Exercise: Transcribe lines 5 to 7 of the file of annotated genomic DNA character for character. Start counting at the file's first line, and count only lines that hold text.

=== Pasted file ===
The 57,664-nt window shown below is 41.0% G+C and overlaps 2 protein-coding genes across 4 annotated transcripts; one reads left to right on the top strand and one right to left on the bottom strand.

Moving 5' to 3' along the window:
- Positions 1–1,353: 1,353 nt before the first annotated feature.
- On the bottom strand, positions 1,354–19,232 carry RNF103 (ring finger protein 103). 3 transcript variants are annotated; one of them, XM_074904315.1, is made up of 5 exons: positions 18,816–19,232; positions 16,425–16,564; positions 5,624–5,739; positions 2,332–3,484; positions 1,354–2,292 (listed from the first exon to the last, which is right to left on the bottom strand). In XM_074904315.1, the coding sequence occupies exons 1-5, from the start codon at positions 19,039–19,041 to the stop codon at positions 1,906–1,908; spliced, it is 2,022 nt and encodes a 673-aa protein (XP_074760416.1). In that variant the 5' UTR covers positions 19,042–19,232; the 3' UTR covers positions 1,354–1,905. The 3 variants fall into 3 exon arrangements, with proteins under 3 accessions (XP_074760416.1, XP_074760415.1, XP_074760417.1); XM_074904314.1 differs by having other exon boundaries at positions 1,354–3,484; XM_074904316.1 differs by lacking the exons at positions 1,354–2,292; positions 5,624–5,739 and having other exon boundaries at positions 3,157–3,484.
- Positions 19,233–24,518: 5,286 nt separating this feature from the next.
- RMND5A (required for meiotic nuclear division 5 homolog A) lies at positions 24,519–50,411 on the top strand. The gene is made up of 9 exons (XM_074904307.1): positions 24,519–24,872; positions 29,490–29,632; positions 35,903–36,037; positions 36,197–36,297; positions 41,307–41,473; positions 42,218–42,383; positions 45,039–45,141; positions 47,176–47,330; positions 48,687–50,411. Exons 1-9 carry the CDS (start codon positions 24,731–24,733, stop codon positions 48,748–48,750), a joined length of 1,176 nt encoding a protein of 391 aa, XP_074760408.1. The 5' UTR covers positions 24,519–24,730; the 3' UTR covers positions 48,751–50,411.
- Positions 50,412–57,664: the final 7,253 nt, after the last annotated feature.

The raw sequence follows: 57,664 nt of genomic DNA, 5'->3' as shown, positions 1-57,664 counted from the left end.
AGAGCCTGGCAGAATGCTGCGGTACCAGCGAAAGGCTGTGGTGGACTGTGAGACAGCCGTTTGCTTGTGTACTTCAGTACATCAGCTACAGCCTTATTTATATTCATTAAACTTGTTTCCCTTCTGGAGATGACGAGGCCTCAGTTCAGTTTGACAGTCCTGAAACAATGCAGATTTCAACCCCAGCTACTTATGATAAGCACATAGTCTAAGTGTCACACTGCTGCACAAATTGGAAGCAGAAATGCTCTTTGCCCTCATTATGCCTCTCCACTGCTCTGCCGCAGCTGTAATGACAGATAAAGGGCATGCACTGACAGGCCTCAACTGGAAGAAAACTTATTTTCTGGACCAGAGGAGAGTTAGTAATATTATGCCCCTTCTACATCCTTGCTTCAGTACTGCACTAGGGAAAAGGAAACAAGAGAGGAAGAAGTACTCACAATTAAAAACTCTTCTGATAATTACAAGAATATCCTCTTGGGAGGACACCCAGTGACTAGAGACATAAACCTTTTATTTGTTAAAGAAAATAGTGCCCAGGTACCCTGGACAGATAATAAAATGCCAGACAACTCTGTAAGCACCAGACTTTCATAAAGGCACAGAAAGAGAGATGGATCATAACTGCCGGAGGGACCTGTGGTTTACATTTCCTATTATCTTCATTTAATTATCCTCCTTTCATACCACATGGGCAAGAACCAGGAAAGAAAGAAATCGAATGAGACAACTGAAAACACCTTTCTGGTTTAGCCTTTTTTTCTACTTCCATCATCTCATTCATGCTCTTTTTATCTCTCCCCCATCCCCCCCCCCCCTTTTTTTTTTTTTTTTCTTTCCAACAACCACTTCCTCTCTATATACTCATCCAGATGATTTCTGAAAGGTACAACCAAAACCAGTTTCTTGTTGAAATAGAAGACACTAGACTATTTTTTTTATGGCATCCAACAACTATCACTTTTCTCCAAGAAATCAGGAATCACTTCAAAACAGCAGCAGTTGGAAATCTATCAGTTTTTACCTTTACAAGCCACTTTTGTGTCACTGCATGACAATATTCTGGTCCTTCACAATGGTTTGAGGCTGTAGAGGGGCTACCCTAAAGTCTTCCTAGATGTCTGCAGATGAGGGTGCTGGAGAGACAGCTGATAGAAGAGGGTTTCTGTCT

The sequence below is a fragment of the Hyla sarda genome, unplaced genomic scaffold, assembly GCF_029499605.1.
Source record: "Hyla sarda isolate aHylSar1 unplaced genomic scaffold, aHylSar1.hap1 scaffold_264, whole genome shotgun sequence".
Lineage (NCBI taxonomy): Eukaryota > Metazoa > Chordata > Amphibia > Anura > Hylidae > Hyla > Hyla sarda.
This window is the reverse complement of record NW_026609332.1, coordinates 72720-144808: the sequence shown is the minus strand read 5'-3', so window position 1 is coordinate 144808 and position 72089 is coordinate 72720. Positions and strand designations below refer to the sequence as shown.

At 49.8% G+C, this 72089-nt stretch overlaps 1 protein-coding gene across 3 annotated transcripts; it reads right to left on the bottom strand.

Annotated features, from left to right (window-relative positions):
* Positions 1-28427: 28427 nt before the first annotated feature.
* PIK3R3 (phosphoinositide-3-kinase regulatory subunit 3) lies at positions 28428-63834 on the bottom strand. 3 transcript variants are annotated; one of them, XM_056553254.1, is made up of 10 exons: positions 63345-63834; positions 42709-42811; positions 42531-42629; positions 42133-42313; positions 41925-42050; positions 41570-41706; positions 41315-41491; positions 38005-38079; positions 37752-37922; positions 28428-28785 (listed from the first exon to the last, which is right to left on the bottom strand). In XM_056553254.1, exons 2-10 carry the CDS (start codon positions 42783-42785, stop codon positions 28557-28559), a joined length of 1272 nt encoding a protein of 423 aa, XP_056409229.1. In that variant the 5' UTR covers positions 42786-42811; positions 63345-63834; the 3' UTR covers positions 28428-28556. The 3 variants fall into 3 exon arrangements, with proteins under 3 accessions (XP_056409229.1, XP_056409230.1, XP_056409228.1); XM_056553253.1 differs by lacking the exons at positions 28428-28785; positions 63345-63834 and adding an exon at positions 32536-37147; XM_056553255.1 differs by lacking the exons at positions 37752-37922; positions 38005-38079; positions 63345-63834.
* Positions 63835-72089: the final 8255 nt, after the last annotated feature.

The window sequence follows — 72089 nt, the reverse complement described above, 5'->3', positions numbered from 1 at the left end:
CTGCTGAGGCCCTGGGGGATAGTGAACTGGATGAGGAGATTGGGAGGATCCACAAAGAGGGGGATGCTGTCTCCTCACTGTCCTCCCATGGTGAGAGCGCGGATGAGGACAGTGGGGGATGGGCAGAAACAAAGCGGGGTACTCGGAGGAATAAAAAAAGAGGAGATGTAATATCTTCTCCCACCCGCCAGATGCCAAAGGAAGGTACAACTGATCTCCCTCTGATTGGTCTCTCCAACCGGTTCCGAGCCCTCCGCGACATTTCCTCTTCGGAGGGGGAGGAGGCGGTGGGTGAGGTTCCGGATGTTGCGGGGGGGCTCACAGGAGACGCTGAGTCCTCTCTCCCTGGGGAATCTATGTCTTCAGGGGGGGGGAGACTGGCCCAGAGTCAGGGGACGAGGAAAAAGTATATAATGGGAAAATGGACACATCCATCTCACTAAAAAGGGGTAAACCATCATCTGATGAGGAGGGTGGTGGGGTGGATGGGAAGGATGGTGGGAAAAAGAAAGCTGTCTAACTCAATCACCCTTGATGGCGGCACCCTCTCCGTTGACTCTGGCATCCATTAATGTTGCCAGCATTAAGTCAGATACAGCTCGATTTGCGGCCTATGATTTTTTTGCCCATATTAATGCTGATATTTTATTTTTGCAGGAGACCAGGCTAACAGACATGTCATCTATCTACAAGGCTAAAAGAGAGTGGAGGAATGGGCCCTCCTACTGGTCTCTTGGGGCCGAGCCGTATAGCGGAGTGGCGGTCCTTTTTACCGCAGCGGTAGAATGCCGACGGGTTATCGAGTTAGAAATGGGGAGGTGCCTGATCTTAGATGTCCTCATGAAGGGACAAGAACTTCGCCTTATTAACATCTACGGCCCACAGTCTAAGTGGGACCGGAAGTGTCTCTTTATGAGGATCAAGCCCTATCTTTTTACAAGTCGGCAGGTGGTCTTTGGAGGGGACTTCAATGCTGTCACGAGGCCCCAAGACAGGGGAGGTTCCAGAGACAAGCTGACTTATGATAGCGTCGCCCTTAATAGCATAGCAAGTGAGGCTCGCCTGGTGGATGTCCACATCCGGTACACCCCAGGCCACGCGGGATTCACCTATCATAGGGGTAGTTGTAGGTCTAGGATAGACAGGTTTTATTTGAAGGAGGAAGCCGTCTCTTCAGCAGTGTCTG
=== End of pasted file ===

- Positions 19,233–24,518: 5,286 nt separating this feature from the next.
- RMND5A (required for meiotic nuclear division 5 homolog A) lies at positions 24,519–50,411 on the top strand. The gene is made up of 9 exons (XM_074904307.1): positions 24,519–24,872; positions 29,490–29,632; positions 35,903–36,037; positions 36,197–36,297; positions 41,307–41,473; positions 42,218–42,383; positions 45,039–45,141; positions 47,176–47,330; positions 48,687–50,411. Exons 1-9 carry the CDS (start codon positions 24,731–24,733, stop codon positions 48,748–48,750), a joined length of 1,176 nt encoding a protein of 391 aa, XP_074760408.1. The 5' UTR covers positions 24,519–24,730; the 3' UTR covers positions 48,751–50,411.
- Positions 50,412–57,664: the final 7,253 nt, after the last annotated feature.